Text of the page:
Medication errors and how they can affect your life
Medication errors are a serious problem that can happen for a variety of reasons. If a patient is given the wrong type of medication or the wrong dosage, the consequences can be devastating. In the United States, close to 1.3 million people deal with injuries related to medication errors every year. Between your healthcare professional and the pharmacist, you should trust that you are getting exactly what you need in the form that you need it.
Causes of medication errors
Errors with medication commonly occur for three different reasons:
- Poor communication between different health care providers
- Lack of communication between patients and providers
- Medical abbreviations and medication names that sound alike
It is up to your prescribing physician to know medication interactions and which are safe when treating you for an ailment. One of the best ways that consumers can avoid dealing with medication errors and their effects is to open communication and simply be aware of which drugs they take.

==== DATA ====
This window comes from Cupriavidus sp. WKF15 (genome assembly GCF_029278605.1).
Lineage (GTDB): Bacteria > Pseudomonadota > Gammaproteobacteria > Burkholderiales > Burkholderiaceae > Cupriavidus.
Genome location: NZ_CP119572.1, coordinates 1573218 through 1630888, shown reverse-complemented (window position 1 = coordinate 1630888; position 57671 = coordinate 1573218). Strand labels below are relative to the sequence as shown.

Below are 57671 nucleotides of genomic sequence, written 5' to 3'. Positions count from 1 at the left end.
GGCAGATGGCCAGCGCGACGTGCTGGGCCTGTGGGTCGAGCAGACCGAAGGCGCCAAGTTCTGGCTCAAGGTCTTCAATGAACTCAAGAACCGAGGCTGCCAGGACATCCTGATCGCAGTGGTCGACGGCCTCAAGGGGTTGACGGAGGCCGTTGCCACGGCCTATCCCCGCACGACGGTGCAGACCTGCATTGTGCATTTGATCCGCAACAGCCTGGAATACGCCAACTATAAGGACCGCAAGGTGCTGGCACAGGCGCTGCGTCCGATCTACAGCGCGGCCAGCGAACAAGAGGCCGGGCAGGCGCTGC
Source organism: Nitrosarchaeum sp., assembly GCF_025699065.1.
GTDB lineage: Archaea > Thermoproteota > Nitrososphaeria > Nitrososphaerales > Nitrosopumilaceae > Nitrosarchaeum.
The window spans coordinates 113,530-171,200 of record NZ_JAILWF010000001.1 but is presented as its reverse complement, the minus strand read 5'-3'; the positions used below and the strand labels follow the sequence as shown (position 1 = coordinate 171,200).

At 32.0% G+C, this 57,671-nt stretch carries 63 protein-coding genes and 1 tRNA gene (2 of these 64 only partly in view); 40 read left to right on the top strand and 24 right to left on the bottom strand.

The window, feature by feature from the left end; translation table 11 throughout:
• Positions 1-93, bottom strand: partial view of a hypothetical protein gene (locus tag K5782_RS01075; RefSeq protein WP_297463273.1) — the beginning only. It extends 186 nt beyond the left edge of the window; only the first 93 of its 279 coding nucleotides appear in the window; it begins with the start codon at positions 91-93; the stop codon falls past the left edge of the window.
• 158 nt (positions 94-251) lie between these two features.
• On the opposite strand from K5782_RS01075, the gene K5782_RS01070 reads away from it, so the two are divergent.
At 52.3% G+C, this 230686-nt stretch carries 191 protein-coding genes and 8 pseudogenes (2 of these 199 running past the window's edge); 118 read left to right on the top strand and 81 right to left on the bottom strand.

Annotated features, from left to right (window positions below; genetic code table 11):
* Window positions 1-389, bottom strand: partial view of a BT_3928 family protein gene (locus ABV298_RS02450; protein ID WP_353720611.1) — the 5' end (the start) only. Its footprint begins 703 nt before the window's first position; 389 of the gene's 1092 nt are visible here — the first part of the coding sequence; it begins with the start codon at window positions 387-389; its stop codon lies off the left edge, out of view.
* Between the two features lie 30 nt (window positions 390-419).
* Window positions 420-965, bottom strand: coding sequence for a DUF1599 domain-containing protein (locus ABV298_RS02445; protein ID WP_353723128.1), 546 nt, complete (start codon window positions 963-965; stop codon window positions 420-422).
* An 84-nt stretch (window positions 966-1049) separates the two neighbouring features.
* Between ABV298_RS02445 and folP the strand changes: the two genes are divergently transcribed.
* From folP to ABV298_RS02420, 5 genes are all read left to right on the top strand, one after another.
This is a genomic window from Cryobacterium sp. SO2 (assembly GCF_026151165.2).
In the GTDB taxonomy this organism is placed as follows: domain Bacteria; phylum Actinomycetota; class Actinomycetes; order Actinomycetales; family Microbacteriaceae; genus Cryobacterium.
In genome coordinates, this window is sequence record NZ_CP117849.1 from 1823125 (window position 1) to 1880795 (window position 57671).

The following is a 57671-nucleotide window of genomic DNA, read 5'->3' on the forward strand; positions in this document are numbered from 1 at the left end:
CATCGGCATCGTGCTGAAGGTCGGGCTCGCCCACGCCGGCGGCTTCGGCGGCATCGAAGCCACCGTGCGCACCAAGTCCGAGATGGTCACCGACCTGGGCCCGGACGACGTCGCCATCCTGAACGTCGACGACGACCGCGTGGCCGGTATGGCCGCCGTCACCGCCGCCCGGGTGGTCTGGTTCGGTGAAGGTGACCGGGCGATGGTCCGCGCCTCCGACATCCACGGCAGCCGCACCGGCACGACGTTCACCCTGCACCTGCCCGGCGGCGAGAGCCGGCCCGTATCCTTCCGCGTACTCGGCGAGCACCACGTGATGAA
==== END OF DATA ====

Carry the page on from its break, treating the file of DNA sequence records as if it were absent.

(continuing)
Communication is key
The best defense against a costly error with a medication is knowledge. You should always feel free to ask your doctor for further clarification about any medications you are prescribed. You have the right to know what you are taking and why you need it. If you are starting a new medication, use some of the following questions to get information:
- What does the medication do, and how long will it be before I have noticeable results?
- What dosage am I taking and how long should I plan to take it?
- Does the medication have a generic name? If so, what is it?
- What activities, drinks, food or other medications should I avoid while taking this medication?
- Are there side effects? If so, how should they be handled?
- If I miss a dose, what should I do?
- If I take more than the prescribed dose, what should I do?
- Does the new medication have any interaction with medications I am currently taking?
Whenever you visit a physician for an ailment, you should come prepared with all the names of the medication you take daily. This includes vitamins, herbs, supplements and anything over the counter. Be aware of medications you are allergic to, and tell your doctor if you are pregnant. Serious or chronic health problems should also be disclosed during your appointment.
Mistakes can be costly
No matter how informed or knowledgeable you are about medications, you should still be able to trust your physician to prescribe the correct medicines. If you have dealt with medication errors that have affected your life, you may benefit from consulting an attorney who can answer any questions you have.